Frederick Burnaby, soldier, traveller and adventurer
British soldier, traveller and adventurer. Frederick Burnaby was born in Bedford on the 3rd March 1842. He was educated at Bedford Grammar School and Harrow. In 1859 he joined the Royal Horse Guards and was made Colonel in 1881.
During 1875 he travelled with General Gordon in the Sudan and that winter he journeyed across the Russian Steppes on horseback. This extremely hazardous and dangerous venture resulted in the book 'Ride to Khiva' (1876). Throughout 1876-78 he travelled through Asia Minor and Armenia, later writing about his journey in 'Horseback through Asia Minor'.
In 1882 he crossed the Channel to Normandy in a balloon, making him the first balloonist to cross the Channel alone. He was killed by a spear wound at the battle of Abu Klea in the Sudan on 17th January 1885. His will, reported in the Times of the 8th May 1885 noted that he left a personal estate amounting to £17,000 to his widow Mrs Elizabeth Alice Frances Hawkins Burnaby.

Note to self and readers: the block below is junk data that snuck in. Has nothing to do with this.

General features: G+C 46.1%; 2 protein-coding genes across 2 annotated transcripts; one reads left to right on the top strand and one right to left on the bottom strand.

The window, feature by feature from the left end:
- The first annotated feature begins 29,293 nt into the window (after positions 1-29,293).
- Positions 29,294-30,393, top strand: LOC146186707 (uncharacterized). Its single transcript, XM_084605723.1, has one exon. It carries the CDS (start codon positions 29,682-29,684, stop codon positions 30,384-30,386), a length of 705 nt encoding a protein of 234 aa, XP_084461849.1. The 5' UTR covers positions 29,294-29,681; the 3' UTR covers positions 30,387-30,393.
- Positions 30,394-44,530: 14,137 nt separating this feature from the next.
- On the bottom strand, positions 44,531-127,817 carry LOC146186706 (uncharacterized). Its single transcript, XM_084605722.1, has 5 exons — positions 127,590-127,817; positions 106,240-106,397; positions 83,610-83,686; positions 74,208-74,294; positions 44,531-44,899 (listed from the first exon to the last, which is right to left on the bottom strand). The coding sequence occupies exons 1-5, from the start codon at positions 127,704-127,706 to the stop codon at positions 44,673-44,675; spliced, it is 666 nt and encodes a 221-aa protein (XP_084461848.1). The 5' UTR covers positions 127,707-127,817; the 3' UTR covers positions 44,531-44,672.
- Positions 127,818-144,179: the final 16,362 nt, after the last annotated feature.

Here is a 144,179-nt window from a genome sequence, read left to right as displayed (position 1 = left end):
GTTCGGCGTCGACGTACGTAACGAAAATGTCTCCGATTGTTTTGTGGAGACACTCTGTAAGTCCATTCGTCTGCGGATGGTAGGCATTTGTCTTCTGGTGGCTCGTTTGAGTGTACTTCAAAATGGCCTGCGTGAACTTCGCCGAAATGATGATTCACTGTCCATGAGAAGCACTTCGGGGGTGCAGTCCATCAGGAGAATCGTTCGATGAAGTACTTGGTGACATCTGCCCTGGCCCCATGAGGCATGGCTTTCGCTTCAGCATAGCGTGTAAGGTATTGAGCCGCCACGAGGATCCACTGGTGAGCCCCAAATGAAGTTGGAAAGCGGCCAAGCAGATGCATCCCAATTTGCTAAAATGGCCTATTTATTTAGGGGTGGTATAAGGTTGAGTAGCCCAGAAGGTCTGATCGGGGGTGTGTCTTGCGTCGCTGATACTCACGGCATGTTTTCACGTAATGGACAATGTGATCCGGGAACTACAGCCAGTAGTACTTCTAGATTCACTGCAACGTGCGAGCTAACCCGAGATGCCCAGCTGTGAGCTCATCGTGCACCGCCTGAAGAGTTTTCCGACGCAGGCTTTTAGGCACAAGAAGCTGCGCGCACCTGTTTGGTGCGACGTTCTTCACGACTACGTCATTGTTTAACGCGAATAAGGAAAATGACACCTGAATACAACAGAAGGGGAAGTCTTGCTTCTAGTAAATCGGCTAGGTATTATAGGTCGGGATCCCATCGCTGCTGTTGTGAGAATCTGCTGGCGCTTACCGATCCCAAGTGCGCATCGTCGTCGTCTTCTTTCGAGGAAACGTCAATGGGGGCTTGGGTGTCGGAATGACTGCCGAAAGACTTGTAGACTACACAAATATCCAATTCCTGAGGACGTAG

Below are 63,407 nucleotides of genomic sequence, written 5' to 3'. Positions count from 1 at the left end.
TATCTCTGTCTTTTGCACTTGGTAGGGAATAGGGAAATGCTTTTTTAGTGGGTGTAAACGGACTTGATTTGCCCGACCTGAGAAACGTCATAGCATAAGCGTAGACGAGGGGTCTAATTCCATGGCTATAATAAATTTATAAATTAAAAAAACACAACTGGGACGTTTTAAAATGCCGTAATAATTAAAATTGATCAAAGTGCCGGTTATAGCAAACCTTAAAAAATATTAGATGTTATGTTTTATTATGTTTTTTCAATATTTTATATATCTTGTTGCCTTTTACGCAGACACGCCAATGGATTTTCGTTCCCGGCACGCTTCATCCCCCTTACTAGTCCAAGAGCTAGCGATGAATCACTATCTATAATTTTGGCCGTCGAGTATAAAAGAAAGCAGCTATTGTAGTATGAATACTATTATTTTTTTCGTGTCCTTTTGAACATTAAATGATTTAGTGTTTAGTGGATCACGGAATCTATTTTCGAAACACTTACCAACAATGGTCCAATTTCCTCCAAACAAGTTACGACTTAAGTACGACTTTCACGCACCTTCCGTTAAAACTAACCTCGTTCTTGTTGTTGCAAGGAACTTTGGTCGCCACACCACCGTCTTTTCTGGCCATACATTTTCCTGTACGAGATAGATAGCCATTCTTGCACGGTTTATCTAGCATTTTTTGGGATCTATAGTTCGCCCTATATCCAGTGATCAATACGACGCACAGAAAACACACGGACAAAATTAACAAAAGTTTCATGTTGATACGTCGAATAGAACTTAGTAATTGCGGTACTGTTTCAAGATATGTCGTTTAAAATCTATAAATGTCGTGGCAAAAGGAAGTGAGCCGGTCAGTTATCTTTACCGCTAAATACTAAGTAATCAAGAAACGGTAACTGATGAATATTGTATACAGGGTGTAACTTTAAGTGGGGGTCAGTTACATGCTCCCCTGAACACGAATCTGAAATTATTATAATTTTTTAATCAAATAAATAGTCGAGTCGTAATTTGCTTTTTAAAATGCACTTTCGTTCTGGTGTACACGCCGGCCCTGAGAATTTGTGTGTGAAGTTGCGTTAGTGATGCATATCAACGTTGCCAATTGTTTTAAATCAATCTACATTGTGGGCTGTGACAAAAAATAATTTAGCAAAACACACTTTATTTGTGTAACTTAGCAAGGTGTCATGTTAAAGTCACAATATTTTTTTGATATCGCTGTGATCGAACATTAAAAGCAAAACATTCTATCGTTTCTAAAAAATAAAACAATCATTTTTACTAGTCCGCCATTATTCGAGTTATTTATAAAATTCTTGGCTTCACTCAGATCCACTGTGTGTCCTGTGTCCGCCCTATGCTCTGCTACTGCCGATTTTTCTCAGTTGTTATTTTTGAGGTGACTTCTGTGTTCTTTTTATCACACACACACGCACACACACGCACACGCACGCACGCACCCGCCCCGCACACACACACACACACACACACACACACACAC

A marble memorial was erected by HRH the Prince of Wales, Col. Milne-Home and the officers of the Royal Horse Guards in Holy Trinity Church, Windsor (reported in the Times 18th December 1885). A memorial window was also placed in the Bedford Church of St. Peter de Merton with St. Cuthbert.
The National Portrait Gallery has a very elegant portrait of Burnaby painted by James Tissot in 1870.
Copies of the Frederick Burnaby's publications listed below are held in the Heritage Library, Bedford.
- On horseback through Asia Minor. (2 vols. 2nd Edition. 1877)
- A Ride to Khiva: Travel and Adventures in Central Asia (6th Edition. 1877)
- A Ride Across the Channel and Other Adventures in the air (1882)